I think I need to sing more.
The world’s covered in sludge right now. Everyone’s stepping on each other’s toes, and that’s not to say this wave of violence isn’t for a good cause, because it is, and lately we have every reason to rage against. But I’m tired. I’m soaked in it. I’m sitting at my laptop contemplating the blunt inevitability of death, and how one day everyone I’ve ever accidentally crossed paths with at the grocery store self-checkout line and that one overcrowded undergraduate English class taught by a professor we all hated and every hand I’ve shyly grasped during a semi-romantic first date at the movies will one day return to dust for good. Every human body I’ve held close to mine. Thinking this way, it’s nearly impossible to not fall straight into the empties. The existence of death makes life feel exhausting. We fall incurably in love and burn old bridges and wound others for what?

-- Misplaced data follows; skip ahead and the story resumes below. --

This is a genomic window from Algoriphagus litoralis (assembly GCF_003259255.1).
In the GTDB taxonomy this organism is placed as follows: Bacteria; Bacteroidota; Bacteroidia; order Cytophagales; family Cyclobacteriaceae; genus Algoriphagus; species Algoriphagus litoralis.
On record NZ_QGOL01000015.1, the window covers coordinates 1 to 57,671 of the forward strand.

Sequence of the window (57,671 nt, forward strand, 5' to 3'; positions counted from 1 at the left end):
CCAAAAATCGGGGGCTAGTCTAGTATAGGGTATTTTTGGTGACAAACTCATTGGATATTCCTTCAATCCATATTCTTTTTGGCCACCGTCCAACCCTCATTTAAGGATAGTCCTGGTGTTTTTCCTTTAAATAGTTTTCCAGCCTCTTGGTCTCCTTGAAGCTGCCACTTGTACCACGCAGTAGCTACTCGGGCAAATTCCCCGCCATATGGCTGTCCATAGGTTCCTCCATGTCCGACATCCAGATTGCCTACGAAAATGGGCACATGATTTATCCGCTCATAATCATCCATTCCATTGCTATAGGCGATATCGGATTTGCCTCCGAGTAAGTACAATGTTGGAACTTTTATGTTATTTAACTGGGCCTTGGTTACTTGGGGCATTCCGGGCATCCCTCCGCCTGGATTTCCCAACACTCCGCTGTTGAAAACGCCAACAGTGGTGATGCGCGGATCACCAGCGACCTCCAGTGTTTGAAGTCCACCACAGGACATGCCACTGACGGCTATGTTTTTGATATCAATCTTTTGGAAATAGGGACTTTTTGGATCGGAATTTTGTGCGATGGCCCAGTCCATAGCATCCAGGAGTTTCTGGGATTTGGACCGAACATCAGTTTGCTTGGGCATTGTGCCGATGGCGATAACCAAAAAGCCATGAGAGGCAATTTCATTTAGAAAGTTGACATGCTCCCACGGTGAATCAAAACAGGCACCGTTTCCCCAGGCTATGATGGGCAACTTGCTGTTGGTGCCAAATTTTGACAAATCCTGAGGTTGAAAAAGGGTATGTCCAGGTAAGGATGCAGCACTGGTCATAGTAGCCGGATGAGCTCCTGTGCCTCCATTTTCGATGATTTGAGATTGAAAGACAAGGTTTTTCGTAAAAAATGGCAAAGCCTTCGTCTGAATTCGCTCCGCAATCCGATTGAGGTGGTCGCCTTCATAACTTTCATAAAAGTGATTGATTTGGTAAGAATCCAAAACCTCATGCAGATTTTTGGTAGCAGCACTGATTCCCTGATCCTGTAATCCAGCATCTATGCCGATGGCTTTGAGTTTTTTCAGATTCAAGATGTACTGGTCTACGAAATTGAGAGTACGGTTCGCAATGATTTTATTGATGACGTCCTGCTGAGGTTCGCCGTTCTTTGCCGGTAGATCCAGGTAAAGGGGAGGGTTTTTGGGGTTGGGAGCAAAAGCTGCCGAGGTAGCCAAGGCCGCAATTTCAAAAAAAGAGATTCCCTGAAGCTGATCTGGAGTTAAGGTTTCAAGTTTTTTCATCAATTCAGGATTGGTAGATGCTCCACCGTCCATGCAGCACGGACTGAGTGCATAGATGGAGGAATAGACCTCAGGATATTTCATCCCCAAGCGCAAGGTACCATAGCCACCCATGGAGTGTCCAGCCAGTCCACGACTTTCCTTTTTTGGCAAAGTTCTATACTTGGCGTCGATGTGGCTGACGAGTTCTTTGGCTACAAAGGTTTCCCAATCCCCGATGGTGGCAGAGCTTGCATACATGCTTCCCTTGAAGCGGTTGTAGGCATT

I need a way out of the clutches of death that isn’t death itself. Like growing my own herbs. Or bird-watching. I get why this almost universally appeals to grandfathers and loners alike. I mean, it appeals to me now, too. Pastimes like that give you something to focus on while time brutally blurs the solid shapes of a life together. An anchor to hold onto while the colors run and bleed into each other, the landscape of your life beginning to come undone, unraveling right before your eyes as your bones begin to putrefy.
I think I need to sing more. I’m talking sing like it’s Sunday choir and I’m six-and-a-half and missing my left front tooth and I believe in Our Savior Jesus Christ as my redeemer and the world has to know or nothing about me matters. Sing like tomorrow’s the last day we’ll have music, like we’ll wake up and it’ll be gone as if everything we hum under our breath never existed at all. Sing like I could lose function of my voice box and never sing again, because I actually could, which I guess, in its own right, is one kind of death.
I’m gonna sing like the world isn’t losing its melody.
Like it’s clean and it’s calm and we can all still carry a tune.